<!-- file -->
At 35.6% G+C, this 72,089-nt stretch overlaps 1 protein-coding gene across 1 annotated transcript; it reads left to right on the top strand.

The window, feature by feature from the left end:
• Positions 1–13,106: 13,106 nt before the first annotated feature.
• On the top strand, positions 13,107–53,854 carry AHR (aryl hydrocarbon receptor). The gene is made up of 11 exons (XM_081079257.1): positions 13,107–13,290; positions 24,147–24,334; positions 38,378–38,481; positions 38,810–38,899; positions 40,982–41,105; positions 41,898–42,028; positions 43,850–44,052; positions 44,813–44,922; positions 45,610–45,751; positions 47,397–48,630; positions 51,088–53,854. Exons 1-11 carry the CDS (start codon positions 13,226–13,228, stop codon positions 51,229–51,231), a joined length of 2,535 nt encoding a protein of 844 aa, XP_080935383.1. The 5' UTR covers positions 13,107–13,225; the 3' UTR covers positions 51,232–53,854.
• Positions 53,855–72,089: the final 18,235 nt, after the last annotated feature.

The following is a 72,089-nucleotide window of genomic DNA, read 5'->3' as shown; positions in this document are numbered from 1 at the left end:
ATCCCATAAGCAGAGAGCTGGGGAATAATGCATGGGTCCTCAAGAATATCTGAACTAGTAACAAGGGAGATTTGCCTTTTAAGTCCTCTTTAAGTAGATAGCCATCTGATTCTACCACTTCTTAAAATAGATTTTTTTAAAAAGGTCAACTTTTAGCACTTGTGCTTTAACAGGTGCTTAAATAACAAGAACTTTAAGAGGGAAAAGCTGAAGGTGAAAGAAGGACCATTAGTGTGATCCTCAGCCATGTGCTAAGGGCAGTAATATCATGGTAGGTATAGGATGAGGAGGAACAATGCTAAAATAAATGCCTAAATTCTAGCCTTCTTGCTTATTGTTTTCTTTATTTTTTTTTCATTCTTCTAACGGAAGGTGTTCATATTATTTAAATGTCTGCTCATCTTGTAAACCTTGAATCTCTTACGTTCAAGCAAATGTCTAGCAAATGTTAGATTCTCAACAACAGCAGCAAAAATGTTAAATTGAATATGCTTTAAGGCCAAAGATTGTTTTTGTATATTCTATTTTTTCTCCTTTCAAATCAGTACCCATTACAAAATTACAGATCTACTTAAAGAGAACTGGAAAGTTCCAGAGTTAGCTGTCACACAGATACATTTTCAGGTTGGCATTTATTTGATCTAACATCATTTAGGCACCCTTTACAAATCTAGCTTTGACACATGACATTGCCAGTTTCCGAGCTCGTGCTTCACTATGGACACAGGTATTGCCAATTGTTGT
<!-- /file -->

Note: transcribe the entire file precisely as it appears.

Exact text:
At 35.6% G+C, this 72,089-nt stretch overlaps 1 protein-coding gene across 1 annotated transcript; it reads left to right on the top strand.

The window, feature by feature from the left end:
• Positions 1–13,106: 13,106 nt before the first annotated feature.
• On the top strand, positions 13,107–53,854 carry AHR (aryl hydrocarbon receptor). The gene is made up of 11 exons (XM_081079257.1): positions 13,107–13,290; positions 24,147–24,334; positions 38,378–38,481; positions 38,810–38,899; positions 40,982–41,105; positions 41,898–42,028; positions 43,850–44,052; positions 44,813–44,922; positions 45,610–45,751; positions 47,397–48,630; positions 51,088–53,854. Exons 1-11 carry the CDS (start codon positions 13,226–13,228, stop codon positions 51,229–51,231), a joined length of 2,535 nt encoding a protein of 844 aa, XP_080935383.1. The 5' UTR covers positions 13,107–13,225; the 3' UTR covers positions 51,232–53,854.
• Positions 53,855–72,089: the final 18,235 nt, after the last annotated feature.

The following is a 72,089-nucleotide window of genomic DNA, read 5'->3' as shown; positions in this document are numbered from 1 at the left end:
ATCCCATAAGCAGAGAGCTGGGGAATAATGCATGGGTCCTCAAGAATATCTGAACTAGTAACAAGGGAGATTTGCCTTTTAAGTCCTCTTTAAGTAGATAGCCATCTGATTCTACCACTTCTTAAAATAGATTTTTTTAAAAAGGTCAACTTTTAGCACTTGTGCTTTAACAGGTGCTTAAATAACAAGAACTTTAAGAGGGAAAAGCTGAAGGTGAAAGAAGGACCATTAGTGTGATCCTCAGCCATGTGCTAAGGGCAGTAATATCATGGTAGGTATAGGATGAGGAGGAACAATGCTAAAATAAATGCCTAAATTCTAGCCTTCTTGCTTATTGTTTTCTTTATTTTTTTTTCATTCTTCTAACGGAAGGTGTTCATATTATTTAAATGTCTGCTCATCTTGTAAACCTTGAATCTCTTACGTTCAAGCAAATGTCTAGCAAATGTTAGATTCTCAACAACAGCAGCAAAAATGTTAAATTGAATATGCTTTAAGGCCAAAGATTGTTTTTGTATATTCTATTTTTTCTCCTTTCAAATCAGTACCCATTACAAAATTACAGATCTACTTAAAGAGAACTGGAAAGTTCCAGAGTTAGCTGTCACACAGATACATTTTCAGGTTGGCATTTATTTGATCTAACATCATTTAGGCACCCTTTACAAATCTAGCTTTGACACATGACATTGCCAGTTTCCGAGCTCGTGCTTCACTATGGACACAGGTATTGCCAATTGTTGT